These are lessons that we must learn: The two vital elements in renewable energy (RE) must proceed simultaneously: These are the generating equipment itself and the required grid infrastructure.
Some of the the windmill parks in the North Sea and Baltic are completed but the underground cables and transformer stations on land are not. The almost precipitous start of the program failed to coordinate the two indispensable elements: The generating units and their grid.
So the mills are being powered by diesel generators, covering the adjacent sea with diesel fumes. The reason is as simple as it is surprising. The wind farm operator, German utility RWE, has to keep the sensitive equipment — the drives, hubs and rotor blades — in constant motion, and for now that requires diesel-powered generators. Because although the wind farm will soon be ready to generate electricity, it won’t be able to start doing so because of a lack of infrastructure to transport the electricity to the mainland and feed it into the grid. The necessary connections and cabling won’t be ready on time and the delay could last up to a year.
What happened in Germany must not happen here. The development of RE in New Jersey must occur with the precision of clock work. Everything has to be synchronized so all the components are set to put together at the right time.
Despite all the lip service of the Christie administration toward RE, the fact is that the administration has been very shy in its approach. It looks more like a PR effort and not a genuine attempt to develop this vital industry of the future.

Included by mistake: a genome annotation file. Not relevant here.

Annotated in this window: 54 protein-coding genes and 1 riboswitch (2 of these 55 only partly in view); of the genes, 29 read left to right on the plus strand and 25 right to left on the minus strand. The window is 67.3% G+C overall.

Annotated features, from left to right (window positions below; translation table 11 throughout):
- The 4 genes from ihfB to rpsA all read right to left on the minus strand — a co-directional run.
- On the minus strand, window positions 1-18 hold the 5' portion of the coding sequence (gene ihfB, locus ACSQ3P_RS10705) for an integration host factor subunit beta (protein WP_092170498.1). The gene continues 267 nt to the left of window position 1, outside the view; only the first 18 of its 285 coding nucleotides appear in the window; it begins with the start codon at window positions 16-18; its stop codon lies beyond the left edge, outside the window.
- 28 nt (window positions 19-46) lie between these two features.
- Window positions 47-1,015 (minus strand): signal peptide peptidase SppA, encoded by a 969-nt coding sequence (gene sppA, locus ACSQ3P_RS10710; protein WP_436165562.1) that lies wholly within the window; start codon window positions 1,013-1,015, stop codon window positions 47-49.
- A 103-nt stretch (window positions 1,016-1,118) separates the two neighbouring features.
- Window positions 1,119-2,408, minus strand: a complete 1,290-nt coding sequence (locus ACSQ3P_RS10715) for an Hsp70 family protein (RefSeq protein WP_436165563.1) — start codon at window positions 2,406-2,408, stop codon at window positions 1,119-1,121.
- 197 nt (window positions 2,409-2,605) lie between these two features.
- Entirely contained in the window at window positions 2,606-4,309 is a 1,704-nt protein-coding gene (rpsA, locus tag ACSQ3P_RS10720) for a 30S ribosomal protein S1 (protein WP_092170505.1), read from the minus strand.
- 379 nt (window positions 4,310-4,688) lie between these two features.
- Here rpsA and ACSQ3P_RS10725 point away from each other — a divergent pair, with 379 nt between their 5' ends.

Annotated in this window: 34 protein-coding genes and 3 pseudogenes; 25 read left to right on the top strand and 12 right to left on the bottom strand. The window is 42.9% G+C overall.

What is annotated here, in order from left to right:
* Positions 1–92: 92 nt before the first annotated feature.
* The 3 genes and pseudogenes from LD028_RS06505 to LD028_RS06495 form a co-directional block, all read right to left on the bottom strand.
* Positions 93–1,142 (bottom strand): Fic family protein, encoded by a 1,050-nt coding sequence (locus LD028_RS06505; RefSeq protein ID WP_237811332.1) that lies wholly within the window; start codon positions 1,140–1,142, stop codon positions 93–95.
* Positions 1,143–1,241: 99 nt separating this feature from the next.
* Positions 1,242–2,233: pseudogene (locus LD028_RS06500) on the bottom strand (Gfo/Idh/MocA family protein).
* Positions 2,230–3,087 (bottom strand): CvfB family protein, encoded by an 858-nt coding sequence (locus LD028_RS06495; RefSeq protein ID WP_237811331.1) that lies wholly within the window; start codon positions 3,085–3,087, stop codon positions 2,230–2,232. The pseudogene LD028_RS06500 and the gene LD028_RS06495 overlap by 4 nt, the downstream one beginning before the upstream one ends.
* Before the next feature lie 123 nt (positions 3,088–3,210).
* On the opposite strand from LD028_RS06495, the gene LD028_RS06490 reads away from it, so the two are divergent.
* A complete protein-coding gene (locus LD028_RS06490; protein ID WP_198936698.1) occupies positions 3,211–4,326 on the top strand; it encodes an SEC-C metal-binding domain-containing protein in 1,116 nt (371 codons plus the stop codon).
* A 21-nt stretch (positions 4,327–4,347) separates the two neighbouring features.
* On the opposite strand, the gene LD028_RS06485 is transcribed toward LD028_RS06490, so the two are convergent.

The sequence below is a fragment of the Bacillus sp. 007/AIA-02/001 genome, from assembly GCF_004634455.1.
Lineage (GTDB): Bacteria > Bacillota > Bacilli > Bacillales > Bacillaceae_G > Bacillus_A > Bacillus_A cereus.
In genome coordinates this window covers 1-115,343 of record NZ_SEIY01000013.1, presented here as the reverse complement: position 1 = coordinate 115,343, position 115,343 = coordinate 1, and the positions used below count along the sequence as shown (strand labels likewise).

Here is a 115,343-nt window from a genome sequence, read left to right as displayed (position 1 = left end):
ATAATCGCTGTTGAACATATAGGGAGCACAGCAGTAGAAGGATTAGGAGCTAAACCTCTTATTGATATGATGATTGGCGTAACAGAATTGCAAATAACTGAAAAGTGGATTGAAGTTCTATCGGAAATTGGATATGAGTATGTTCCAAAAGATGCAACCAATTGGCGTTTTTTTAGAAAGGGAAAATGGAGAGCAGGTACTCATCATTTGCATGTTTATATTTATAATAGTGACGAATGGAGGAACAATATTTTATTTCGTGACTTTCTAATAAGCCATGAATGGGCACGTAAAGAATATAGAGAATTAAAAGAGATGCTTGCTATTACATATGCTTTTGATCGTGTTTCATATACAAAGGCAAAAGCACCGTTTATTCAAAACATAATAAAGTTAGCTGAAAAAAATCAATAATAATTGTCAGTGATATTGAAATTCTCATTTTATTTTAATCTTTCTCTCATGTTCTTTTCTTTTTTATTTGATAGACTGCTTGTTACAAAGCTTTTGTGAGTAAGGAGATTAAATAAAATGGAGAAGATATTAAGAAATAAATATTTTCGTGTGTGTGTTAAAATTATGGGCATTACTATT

We can not expect that the private sector will jump into a risky enterprise alone. R&D almost inevitably require government and private sector cooperation. And the role of government is most effective in making capitalization cheaper.
The state government offers tax credits (REC) through the BPU. But REC do not balance out the risks for investors and therefore the latter have to pay a premium when borrowing capital. These high borrowing costs make the RE more expensive for consumers.
One of the main private companies involved with RE in New Jersey recently abandoned the state for the reasons mentioned just above.
The right approach is to offer investors Renewable Energy Payments, REP, which would lower the cost of the energy produced to the lowest level. REP include several elements, not only protecting the investors (which again, lower their capitalization cost and therefore the price of their product) but also protecting the existing conventional utility companies and the public.
That is why the partnership of public and private sectors is essential in the development of this industry and why I see that the State of New Jersey has the responsibility of preventing the repeat of the German errors.
With this article, I close 2011 and I wish all a Very Happy New Year. Good Luck.